The false bottom panel 10 is provided with an aperture 35 extending therethrough which is of sufficient width to accommodate the tongue 24. When it is desired to use the snack tray, it is only necessary to fold the false bottom .10 into spaced parallel relation to the top panel 12,, folding the leg panel 13 downwardly at right angles to the top panel 12, and folding the brace panel 14 upwardly, inserting the tongue 24 through the slot or apcrture 35. By flexing the panels slighty, the T-shaped locking member 27 may be inserted through the transverse portion 32 of the slot 31, and the head 30 of the locking member may be moved forwardly to engage in the recess 34. The snack tray may be unfolded by reversing the aforementioned process.
In the event the cups or mugs to fit in the apertures 22 and 23 are provided with handles, slots 36 and 37 may adjoin the apertures to accommodate these handles.
In accordance with the patent statutes, I have described the principles of construct-ion and operation of my improvement in auto snack tray, and while I have endeavored to set forth the best embodiment thereof, I desire to have it understood that changes may be made within the scope of the following claims Without departing from the spirit of my invention.
1. A foldable service tray for use with a vehicle seat and seatback, the seat being substantially lower at its junction with the seatback than at the forward edge thereof, the tray comprising an elongated strip including a series of transverse fold lines dividing the strip into a false bottom panel, a front panel, a top panel, a leg panel, and a brace panel, and locking means on said brace panel holding said panels with said false bottom panel beneath,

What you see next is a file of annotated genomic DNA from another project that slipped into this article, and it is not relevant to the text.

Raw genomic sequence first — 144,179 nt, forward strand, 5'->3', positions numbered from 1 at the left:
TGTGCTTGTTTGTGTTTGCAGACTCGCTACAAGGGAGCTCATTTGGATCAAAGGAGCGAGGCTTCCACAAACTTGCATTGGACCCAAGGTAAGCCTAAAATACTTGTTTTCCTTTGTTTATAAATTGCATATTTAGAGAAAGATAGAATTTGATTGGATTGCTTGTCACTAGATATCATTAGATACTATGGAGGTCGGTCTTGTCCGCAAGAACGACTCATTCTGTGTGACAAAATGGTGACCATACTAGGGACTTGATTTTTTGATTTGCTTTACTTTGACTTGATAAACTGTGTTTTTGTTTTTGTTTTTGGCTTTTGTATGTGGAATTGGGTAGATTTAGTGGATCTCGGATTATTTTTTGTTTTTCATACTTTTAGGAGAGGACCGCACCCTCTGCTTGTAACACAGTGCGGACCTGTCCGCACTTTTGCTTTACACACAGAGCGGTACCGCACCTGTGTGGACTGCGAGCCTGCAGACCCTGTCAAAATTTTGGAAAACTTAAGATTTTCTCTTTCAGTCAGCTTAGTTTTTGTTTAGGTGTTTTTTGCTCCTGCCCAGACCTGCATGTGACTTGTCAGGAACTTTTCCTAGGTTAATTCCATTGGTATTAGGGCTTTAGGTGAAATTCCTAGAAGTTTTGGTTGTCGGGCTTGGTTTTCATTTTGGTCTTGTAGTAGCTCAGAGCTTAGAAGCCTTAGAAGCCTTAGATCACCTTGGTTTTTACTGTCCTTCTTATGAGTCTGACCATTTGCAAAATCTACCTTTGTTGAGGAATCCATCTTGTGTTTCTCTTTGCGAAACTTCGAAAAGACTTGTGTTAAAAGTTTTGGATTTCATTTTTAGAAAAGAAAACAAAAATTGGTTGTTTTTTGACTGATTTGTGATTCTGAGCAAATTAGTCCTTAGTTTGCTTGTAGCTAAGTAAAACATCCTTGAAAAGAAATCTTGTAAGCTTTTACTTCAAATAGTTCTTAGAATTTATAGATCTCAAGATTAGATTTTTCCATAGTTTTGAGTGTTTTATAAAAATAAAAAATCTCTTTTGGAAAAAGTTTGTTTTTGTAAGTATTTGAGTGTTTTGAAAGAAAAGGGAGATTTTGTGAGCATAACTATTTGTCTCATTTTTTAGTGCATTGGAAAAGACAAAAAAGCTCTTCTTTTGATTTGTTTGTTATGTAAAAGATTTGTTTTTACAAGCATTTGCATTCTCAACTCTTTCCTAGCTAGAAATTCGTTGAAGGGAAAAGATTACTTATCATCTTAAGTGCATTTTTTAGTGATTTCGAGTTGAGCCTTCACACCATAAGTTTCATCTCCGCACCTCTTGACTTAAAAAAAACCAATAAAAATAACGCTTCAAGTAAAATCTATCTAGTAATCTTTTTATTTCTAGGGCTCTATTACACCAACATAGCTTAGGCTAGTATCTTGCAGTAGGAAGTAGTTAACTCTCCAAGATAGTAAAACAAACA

and substantially parallel to said top panel, and holding said leg panel extending downwardly at substantially right angles to said top panel.
2. The structure of claim 1 and in which said top panel is apertured to accommodate glasses and the like resting upon said false bottom panel.
3. The structure of claim 1 and in which said locking means includes a headed locking member extending through said false bottom panel and said top panel and engaged therewith.
4. The structure of claim 1 and in which said locking means comprises a T-shaped locking member projecting from the end of said brace panel and extending through said false bottom panel and said top panel, and including a socket in said top panel for accommodating the cross member of said T-shaped locking member.
5. The structure of claim 2 and including means on said top panel defining peripherally extending food retaining means.
6. A serving tray for use with a vehicle seat and seatback, the seat being substantially lower at its junction with the seatback than at the forward edge thereof, the tray including an elongated platform having a forward end adapted to rest upon the forward edge of the seat, a leg panel at the rear end of said platform extending downwardly therefrom at substantially right angles thereto to engage the seat near its junction with the seatback, a brace panel hinged to the lower end of said leg panel, and locking means on said brace panel engaging said platform and holding said leg panel in angular relation to said platform.
7. The structure of claim 6 and in which said platform includes a top panel and a false bottom panel supported in spaced parallel relation.
References Cited UNITED STATES PATENTS D. 199,993 1/l965 Cohen W 10844 X 2,355,206 8/1944 Davidson 21 l77 X 3,163,287 12/1964 Barnett 108-44 X 3,244,125 4/1966 Mackey 10844 X 3,318,456 5/1967 Lipe 297194 X RQY D. FRAZIER, Primary Examiner.
Y W. D. LOULAN, Assistant Examiner.